Copyright © 2020 Albuquerque Journal
It used to be the only things certain in life were death, taxes and staging the Albuquerque International Balloon Fiesta.
This year, however, as the effects of the COVID-19 pandemic reverberate through communities, the fiesta is far from certain.
“We are looking at anything from a regular balloon fiesta to a balloon fiesta lite,” to the possible cancellation of this year’s event, Paul Smith, executive director of the Albuquerque International Balloon Fiesta told the Journal in an interview.
The AIBF is the nonprofit that raises funds, organizes and puts on the fiesta, which is held at city-owned and -maintained Balloon Fiesta Park. This year, it is scheduled to occur from Oct. 3 through Oct. 11.
“We don’t even know if it would be at Balloon Fiesta Park because we don’t know yet if the mayor will allow the park to open,” Smith said. “It could be something like Albuquerque Aloft, where balloonists launch from different locations around town, though I can’t imagine how that would work.”
During a teleconferenced meeting with Journal editors and reporters last Friday, Albuquerque Mayor Tim Keller acknowledged that instead of nine days of events that attract tens of thousands of spectators to the field, “it’s probably going to be a different kind of balloon fiesta.”
Saying that the fiesta basically is a ballooning competition, the mayor said he could envision a safe way of letting pilots compete and follow safe distancing rules. A scenario could also be to have pilots launch from various locations where people could watch from their cars.
“We’ll come up with a couple of different scenarios,” Keller said. “We also need to cost all this out – the Balloon Fiesta obviously has costs on the front end, so we’re going to try to balance that out, too.”
Once it becomes clear what the mayor and the governor will allow, “then we need to see if that fits into our business model,” Smith said. “We can’t just go out and spend lots of money to conduct something without generating some kind of revenue or else we’ll be out of business before our 50th anniversary,” expected to take place in 2021.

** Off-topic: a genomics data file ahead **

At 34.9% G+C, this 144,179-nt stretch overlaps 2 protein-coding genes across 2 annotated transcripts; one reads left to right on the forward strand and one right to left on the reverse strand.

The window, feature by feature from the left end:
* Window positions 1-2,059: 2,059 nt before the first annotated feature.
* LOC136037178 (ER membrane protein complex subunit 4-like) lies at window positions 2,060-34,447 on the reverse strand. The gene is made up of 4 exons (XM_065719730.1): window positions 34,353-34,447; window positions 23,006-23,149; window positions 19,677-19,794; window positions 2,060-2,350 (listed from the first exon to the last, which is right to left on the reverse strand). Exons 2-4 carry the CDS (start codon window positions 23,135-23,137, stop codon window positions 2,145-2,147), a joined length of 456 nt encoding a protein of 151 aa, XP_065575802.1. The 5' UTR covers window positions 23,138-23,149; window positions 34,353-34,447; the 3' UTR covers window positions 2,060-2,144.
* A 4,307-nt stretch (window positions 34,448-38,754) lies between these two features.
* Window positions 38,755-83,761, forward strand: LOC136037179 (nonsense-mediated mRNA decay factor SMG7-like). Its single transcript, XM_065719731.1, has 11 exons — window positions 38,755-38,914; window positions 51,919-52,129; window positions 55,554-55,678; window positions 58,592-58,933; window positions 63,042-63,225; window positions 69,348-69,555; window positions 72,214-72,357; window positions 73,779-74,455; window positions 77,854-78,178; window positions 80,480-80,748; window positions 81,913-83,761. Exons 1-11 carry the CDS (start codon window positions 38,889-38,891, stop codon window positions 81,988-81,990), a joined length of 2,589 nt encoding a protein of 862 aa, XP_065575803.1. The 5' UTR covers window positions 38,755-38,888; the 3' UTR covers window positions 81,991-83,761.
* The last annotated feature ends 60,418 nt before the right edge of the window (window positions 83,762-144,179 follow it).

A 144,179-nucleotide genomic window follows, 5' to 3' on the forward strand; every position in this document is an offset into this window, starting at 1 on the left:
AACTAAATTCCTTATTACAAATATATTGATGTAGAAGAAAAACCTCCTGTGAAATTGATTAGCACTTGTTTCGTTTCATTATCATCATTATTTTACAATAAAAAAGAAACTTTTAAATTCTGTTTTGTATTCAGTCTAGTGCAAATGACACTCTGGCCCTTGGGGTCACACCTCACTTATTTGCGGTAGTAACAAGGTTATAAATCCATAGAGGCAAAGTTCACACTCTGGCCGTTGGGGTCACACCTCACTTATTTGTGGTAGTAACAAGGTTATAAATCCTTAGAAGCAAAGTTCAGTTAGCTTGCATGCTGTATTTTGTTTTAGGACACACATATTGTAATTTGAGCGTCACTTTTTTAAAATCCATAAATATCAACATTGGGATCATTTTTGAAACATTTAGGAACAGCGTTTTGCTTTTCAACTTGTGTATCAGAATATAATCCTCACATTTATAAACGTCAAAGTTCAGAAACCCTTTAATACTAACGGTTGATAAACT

Keller said it may be July before any decisions about how to proceed are made.
Having moved into a reopening phase after months of coronavirus turmoil, Keller said city officials now have a chance to start looking further into the future.
In the meantime, Smith and the AIBF board have plenty to consider.
Last year, the Balloon Fiesta reported drawing more than 866,000 spectators.
If fiesta were held this year, but social distancing requirements were in effect, “what would that even look like?” Smith asked.
It would probably be limited to fewer visitors and or fewer balloons.
Thermometers at the gate?
“Would we need to have thermometers at the gate, spread out metal detectors and make sure everyone wears masks? Would we have to spread out concessions and put marks on the ground to space out where people stand in line?”
Food vendors, instead of preparing food to order, might have to serve grab-and-go options, and if there were merchandise tents, they might face the same type of social distancing and capacity limitations that are now in effect for retail stores, Smith said.
And then there are questions about “high-touch” surfaces and how often they would need to be sanitized.
Smith noted that with well over 200 balloons in the Albuquerque area, instead of a full-blown fiesta, local balloonists could put together some kind of rally in October.
Currently, balloonists come from all corners of the world to participate.
State Fair questions, too
The New Mexico State Fair, the second-largest event in the state in terms of attendance behind Balloon Fiesta, has organizers asking some of the same questions.
“We’re planning as if it’s still going to happen because this thing is just too big of a machine to turn the switch off,” said Dan Mourning, general manager of Expo New Mexico.
“We also realize it’s something that might not happen, so we’re planning accordingly. We’re not just going to sit around, and turn off the lights and close the window shades, and say, ‘OK, we’ll see you next year,’ ” he said. “We’ll figure something out that will fit within the guidelines of whatever we’re able to do at that time.”
Tom Garrity, an official spokesman for Balloon Fiesta, was upbeat.
“I’m encouraged because other major (national) events are rescheduling for the late-September, early-October time frame, like the Boston Marathon, the Kentucky Derby and Coachella,” he said.
Smith was also upbeat, though tempering it with a dose of reality.
“Currently, our plan is to hold Balloon Fiesta like we always do, but I don’t want to be naïve,” he said. “There are a whole lot of factors and any one of them could change some aspect of it, if not all of it.”
Jessica Dyer contributed to this report.